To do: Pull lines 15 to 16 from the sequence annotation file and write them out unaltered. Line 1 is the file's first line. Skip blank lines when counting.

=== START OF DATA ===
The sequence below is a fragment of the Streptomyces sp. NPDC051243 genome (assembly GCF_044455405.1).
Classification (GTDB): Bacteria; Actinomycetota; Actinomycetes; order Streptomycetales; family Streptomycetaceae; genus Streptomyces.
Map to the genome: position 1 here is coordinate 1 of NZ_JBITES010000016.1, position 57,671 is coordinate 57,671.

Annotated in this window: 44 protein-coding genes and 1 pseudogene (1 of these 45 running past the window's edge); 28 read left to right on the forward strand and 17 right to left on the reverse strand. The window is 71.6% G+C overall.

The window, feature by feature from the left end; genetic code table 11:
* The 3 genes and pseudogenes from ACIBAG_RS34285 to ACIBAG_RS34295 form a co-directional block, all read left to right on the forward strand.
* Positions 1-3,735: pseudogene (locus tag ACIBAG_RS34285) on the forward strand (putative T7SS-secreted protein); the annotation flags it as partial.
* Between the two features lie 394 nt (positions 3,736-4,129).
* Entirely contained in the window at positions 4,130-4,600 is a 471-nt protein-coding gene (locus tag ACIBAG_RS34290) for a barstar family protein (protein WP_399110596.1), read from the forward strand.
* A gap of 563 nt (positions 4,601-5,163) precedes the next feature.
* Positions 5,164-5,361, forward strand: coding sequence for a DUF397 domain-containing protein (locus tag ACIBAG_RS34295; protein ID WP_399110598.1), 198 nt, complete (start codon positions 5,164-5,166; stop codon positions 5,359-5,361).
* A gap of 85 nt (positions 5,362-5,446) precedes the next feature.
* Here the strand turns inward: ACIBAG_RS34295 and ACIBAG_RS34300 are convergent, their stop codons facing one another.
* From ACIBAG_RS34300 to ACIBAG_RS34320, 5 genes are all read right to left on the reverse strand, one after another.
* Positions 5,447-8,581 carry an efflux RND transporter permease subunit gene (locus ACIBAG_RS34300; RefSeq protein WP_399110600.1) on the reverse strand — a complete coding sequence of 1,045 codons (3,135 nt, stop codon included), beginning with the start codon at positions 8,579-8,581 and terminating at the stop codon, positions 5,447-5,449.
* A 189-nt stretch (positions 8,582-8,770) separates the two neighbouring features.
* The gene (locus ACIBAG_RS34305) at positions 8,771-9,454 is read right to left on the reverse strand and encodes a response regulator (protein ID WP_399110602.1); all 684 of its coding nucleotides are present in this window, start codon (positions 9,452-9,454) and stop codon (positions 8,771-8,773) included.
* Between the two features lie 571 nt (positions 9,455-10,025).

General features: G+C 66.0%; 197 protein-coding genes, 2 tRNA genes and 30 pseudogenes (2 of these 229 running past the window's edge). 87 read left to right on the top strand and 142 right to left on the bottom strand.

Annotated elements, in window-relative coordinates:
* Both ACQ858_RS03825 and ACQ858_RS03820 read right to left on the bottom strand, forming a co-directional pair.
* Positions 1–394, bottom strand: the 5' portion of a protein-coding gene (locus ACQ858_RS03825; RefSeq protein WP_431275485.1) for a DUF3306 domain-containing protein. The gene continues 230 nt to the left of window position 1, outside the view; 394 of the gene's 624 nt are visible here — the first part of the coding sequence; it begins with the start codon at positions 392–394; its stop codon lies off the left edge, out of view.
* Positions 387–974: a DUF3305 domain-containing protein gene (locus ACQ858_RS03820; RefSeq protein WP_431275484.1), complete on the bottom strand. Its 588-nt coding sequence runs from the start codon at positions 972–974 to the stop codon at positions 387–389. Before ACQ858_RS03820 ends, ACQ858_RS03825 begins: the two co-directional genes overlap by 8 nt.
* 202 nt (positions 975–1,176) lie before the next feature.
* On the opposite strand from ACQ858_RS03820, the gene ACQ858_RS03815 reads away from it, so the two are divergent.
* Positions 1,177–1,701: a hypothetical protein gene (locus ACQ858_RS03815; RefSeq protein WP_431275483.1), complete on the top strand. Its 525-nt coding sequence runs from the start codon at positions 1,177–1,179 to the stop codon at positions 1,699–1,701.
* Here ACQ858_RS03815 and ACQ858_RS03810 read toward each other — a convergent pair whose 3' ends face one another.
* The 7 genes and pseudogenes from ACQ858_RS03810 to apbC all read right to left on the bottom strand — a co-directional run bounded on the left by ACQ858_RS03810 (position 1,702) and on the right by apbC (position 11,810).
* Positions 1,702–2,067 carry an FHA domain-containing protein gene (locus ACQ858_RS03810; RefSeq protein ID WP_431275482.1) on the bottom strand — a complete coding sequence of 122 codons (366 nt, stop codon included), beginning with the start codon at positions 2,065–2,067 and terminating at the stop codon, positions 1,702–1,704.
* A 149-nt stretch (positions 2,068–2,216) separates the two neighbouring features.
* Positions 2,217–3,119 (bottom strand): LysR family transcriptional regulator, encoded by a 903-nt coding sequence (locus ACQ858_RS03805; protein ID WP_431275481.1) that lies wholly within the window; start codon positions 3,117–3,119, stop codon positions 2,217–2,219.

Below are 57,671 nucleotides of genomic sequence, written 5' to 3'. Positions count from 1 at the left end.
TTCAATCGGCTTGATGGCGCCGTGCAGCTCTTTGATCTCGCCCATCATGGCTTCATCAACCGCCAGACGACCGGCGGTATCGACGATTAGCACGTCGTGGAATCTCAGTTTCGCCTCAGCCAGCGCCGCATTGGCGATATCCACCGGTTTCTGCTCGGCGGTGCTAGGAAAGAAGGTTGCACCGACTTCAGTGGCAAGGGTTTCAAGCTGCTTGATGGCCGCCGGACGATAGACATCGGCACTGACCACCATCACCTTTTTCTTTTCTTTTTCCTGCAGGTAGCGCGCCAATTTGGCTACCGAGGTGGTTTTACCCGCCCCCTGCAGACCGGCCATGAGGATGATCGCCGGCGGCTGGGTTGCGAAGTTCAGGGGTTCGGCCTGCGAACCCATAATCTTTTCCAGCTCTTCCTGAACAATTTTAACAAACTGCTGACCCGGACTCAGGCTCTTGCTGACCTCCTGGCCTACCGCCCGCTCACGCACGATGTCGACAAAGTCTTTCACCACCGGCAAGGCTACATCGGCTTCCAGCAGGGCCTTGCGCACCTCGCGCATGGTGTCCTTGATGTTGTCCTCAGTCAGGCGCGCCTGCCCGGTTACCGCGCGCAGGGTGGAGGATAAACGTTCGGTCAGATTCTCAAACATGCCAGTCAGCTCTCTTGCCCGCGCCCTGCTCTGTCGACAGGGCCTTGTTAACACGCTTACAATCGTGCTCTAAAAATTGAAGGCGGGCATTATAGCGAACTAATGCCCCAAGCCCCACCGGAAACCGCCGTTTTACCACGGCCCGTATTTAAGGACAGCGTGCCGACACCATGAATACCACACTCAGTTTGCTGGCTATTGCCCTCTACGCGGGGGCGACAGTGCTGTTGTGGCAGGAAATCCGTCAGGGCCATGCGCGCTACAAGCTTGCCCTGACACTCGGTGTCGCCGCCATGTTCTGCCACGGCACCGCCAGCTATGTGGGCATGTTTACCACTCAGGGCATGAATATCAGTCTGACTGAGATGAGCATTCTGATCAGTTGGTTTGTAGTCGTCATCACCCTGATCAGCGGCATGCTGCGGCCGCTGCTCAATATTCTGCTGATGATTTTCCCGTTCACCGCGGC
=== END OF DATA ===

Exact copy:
* Positions 5,447-8,581 carry an efflux RND transporter permease subunit gene (locus ACIBAG_RS34300; RefSeq protein WP_399110600.1) on the reverse strand — a complete coding sequence of 1,045 codons (3,135 nt, stop codon included), beginning with the start codon at positions 8,579-8,581 and terminating at the stop codon, positions 5,447-5,449.
* A 189-nt stretch (positions 8,582-8,770) separates the two neighbouring features.